Art & Design blog
Kerry Campbell is curating an exhibition highlighting the breadth of talent brewing beneath her hometown’s sometimes negative reputation. Kerry studied art at Luton Sixth Form College and Barnfield College in Luton, before graduating from Reading University with a Fine Art BA (Hons) degree.
“The idea behind ‘The Midas Touch’ exhibition came from my desire to give something back to the town to which I owe my upbringing. The exhibition explores the working class consumer habits of Luton, and represents the fighting spirit of tenacious creative individuals succeeding despite their humble backgrounds. It’s a celebration of these people and a celebration of their town.”
An open submission process for the exhibition is designed to provide a rare opportunity for talented individuals, regardless of background. Selected artists include Barnfield College tutor Anna Fairchild, who has exhibited throughout the UK, and Cheltenham School of Art graduate Stephen Whiting, previously shortlisted for the prestigious awards Becks New Contemporaries and Jerwood Drawing Prize. Other exhibitors include graduates from the University of Bedfordshire and ex-students from both Luton Sixth Form College and Barnfield College.
Kerry made sure from a very early stage that the project could successfully exist without external funding, with each participating artist contributing a small fee towards curatorial costs. She then considered investments that would further improve the exhibition’s community reach, including improved lighting, access to more DIY materials and equipment, and higher volume promotional printing. When she found herself at a loose end for this additional funding, she turned to the Co-operative.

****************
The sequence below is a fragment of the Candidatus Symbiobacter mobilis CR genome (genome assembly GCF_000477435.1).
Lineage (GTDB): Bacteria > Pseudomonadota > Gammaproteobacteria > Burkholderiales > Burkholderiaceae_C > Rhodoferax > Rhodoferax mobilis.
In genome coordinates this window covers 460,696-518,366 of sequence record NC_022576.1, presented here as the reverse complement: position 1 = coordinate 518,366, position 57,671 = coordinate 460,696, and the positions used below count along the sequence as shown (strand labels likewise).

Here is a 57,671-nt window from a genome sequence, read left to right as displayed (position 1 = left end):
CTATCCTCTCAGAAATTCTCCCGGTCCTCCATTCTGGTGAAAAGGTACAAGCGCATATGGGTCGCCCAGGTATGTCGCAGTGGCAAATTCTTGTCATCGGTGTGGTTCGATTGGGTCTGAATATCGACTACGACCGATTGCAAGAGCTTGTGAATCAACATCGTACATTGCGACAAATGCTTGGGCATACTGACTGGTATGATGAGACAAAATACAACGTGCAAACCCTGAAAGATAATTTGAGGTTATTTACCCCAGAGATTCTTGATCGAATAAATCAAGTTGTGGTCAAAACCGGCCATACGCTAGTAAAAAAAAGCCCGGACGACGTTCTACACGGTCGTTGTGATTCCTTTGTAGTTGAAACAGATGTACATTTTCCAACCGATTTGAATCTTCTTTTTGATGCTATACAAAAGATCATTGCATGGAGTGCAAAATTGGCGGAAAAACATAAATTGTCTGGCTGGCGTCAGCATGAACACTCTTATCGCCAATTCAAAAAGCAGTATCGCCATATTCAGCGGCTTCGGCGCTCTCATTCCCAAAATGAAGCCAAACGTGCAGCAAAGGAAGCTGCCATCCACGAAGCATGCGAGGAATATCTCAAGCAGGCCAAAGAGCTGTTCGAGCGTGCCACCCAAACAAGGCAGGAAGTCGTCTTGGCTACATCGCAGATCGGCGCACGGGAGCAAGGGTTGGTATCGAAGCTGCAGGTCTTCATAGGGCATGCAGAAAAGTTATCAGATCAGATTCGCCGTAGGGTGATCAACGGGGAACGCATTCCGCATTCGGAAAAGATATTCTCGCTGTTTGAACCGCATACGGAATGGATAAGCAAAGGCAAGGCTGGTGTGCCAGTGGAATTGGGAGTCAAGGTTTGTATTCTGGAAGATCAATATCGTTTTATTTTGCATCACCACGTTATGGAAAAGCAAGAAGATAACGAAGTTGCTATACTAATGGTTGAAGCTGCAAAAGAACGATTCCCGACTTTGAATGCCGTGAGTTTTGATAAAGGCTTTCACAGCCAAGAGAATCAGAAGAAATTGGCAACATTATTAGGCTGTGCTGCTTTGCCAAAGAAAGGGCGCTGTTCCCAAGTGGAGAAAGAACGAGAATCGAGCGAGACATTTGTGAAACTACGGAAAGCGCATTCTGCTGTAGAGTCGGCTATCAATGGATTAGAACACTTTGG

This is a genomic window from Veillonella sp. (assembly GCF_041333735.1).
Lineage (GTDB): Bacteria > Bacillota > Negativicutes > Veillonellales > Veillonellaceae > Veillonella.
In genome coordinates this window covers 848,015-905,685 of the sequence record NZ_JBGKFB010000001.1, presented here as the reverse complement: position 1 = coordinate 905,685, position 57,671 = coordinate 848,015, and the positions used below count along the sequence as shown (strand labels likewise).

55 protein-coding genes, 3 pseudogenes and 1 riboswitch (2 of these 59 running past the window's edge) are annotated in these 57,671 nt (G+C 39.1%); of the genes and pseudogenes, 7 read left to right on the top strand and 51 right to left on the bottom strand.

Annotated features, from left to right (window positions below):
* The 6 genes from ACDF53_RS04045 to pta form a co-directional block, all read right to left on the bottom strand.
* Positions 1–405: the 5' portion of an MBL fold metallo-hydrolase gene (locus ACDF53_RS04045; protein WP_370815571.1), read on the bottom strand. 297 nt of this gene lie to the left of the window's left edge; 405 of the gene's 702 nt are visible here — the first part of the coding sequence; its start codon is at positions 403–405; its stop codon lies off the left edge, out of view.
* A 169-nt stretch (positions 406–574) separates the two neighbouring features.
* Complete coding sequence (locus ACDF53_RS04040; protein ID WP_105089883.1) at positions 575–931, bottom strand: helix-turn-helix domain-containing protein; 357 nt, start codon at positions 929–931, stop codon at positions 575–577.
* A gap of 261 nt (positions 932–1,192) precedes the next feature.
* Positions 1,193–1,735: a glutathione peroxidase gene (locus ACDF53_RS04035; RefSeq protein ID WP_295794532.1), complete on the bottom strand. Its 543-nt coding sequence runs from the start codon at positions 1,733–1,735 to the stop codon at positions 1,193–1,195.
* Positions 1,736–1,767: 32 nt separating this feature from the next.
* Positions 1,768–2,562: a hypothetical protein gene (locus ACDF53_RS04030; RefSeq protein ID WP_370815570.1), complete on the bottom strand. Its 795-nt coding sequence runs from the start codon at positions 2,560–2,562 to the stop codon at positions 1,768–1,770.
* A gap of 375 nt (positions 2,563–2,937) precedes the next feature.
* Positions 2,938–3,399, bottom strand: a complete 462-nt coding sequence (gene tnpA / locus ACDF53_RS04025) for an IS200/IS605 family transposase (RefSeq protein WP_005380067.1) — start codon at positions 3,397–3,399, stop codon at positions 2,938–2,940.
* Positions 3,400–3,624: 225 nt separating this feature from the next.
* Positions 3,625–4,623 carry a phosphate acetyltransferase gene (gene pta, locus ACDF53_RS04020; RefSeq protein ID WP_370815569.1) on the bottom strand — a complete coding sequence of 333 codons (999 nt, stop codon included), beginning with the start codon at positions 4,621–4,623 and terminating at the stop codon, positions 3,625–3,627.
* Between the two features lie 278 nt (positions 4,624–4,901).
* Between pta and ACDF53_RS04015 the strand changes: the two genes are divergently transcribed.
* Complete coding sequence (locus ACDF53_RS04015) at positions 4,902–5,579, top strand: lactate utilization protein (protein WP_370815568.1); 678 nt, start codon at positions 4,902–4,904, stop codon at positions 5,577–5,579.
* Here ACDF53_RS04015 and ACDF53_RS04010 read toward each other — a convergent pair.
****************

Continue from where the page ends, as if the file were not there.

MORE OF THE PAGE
“I bank with the Co-operative, and have always regarded the brand as very community-centred. So I enquired about their funding for community projects, and they directed me to the Co-operative Community Fund. There’s a lot of stigma attached with applying for arts funding – you often hear about the frustrations associated with lengthy processes and the unlikelihood of ever successfully securing any finance for your project – but the meticulous planning and relentless research paid off. It was a huge surprise when the Co-operative Community Fund got back to me a few weeks later, notifying me of the successful application and proposing to grant the funding.”
The Midas Touch exhibition opens Saturday 21 September, with a small selection of works on show at UK Centre for Carnival Arts (UKCCA) from Thursday 26 September. Visit The Midas Touch website for more information.
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XETH Creative Arts is a voluntary arts group, and is not registered charity.
All featured work is copyright of respective artists.